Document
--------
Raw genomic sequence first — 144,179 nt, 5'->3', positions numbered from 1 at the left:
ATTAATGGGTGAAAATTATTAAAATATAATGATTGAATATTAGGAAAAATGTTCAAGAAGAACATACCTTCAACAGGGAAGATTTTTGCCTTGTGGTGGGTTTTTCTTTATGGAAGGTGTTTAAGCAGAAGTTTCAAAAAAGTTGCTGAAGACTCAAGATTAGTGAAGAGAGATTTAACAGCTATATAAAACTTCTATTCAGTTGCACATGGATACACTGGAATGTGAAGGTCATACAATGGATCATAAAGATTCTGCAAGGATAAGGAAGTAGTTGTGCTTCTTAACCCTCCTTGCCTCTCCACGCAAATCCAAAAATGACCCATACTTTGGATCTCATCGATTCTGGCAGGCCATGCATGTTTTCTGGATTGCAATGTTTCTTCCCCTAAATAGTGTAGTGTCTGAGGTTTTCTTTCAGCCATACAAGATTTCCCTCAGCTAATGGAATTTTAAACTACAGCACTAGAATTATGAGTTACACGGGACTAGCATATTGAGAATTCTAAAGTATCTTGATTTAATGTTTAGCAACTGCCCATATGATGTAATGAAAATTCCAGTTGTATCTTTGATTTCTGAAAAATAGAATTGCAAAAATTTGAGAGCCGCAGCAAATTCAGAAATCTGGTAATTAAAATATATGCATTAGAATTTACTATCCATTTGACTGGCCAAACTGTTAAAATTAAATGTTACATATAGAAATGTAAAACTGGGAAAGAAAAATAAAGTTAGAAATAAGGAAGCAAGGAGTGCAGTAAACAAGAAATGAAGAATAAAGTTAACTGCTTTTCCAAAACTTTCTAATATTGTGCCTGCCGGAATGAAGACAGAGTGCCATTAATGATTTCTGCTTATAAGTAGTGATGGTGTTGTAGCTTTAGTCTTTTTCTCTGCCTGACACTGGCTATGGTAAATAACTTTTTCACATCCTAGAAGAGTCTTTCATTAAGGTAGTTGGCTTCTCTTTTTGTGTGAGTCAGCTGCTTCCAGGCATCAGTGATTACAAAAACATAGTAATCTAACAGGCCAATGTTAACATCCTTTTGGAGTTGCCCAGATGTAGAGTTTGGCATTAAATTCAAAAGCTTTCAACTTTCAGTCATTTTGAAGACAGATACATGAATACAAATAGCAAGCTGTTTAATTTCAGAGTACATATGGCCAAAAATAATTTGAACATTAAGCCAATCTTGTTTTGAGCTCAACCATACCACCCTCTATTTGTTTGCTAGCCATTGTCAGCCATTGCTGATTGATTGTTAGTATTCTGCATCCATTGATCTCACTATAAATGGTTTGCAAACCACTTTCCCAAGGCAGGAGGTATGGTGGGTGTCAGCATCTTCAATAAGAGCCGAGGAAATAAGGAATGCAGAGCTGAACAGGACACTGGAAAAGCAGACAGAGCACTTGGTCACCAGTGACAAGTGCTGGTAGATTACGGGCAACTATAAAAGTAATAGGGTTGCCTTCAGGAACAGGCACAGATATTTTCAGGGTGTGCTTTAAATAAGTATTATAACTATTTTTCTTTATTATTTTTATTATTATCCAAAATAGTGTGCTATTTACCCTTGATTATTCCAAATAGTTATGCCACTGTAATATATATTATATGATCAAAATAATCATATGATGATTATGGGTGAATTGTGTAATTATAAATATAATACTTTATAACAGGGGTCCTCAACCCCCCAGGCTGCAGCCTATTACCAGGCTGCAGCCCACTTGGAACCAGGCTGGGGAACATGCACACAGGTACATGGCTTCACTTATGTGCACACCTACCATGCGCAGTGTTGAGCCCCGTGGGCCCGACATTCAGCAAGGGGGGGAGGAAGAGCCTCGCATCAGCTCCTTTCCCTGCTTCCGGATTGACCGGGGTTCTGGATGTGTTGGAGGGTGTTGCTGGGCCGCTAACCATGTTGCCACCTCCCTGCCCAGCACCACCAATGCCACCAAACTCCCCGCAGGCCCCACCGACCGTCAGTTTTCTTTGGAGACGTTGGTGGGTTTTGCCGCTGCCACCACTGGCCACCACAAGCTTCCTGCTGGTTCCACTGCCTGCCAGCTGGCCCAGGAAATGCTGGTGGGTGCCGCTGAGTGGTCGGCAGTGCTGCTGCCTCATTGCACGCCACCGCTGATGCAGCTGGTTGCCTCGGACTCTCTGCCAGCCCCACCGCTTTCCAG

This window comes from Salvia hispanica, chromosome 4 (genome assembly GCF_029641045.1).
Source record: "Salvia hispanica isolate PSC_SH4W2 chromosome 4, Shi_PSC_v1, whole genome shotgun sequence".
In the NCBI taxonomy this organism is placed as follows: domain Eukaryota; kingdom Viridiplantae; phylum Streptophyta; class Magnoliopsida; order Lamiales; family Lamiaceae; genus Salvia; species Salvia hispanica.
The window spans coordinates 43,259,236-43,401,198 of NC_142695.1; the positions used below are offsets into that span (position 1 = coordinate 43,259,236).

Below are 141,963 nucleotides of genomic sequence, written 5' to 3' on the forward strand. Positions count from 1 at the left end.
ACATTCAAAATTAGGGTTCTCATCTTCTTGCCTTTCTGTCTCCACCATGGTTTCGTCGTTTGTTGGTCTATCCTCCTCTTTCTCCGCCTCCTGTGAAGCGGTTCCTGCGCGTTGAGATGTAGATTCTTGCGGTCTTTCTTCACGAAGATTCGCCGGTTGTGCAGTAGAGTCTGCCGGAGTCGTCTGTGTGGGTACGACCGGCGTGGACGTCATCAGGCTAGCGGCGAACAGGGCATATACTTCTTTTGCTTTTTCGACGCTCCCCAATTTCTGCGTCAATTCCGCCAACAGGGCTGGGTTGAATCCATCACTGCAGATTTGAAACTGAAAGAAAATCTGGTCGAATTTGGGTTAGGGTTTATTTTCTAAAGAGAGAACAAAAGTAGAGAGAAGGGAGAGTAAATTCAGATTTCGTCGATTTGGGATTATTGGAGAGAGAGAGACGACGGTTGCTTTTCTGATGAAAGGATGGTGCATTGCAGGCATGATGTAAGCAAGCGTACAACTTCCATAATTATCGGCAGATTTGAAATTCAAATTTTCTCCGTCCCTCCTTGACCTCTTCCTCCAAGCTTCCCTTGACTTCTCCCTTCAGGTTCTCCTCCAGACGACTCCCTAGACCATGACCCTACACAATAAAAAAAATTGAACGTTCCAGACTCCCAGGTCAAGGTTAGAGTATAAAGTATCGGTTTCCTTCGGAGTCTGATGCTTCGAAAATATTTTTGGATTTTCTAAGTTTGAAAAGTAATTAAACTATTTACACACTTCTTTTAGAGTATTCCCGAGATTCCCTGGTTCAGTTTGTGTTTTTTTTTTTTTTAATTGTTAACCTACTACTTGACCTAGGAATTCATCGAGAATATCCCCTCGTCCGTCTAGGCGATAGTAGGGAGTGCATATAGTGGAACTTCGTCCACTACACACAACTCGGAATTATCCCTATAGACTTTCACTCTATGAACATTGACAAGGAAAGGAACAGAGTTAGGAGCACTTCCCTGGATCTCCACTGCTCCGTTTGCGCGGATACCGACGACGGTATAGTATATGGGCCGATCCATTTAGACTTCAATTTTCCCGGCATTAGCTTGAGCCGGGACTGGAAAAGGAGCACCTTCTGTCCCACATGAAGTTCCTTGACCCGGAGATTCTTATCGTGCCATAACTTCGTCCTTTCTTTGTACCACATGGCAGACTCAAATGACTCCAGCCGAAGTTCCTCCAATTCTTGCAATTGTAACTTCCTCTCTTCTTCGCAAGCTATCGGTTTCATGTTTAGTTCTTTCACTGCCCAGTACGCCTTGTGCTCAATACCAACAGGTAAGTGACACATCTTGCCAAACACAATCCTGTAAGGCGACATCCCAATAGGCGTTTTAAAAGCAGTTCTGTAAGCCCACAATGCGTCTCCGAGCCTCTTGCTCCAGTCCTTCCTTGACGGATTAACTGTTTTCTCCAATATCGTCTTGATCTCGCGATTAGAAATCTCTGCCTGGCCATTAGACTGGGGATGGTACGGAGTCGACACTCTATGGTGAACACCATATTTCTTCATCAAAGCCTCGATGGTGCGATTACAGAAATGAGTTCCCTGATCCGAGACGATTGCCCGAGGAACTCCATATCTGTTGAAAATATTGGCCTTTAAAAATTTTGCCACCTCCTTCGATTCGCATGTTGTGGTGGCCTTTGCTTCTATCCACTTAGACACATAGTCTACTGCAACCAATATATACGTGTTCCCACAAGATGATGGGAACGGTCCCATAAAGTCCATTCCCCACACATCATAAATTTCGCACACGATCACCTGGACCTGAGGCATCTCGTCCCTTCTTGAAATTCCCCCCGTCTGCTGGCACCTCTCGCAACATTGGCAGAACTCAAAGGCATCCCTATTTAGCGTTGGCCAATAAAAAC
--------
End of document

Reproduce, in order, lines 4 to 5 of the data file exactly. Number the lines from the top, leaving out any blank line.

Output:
Source record: "Salvia hispanica isolate PSC_SH4W2 chromosome 4, Shi_PSC_v1, whole genome shotgun sequence".
In the NCBI taxonomy this organism is placed as follows: domain Eukaryota; kingdom Viridiplantae; phylum Streptophyta; class Magnoliopsida; order Lamiales; family Lamiaceae; genus Salvia; species Salvia hispanica.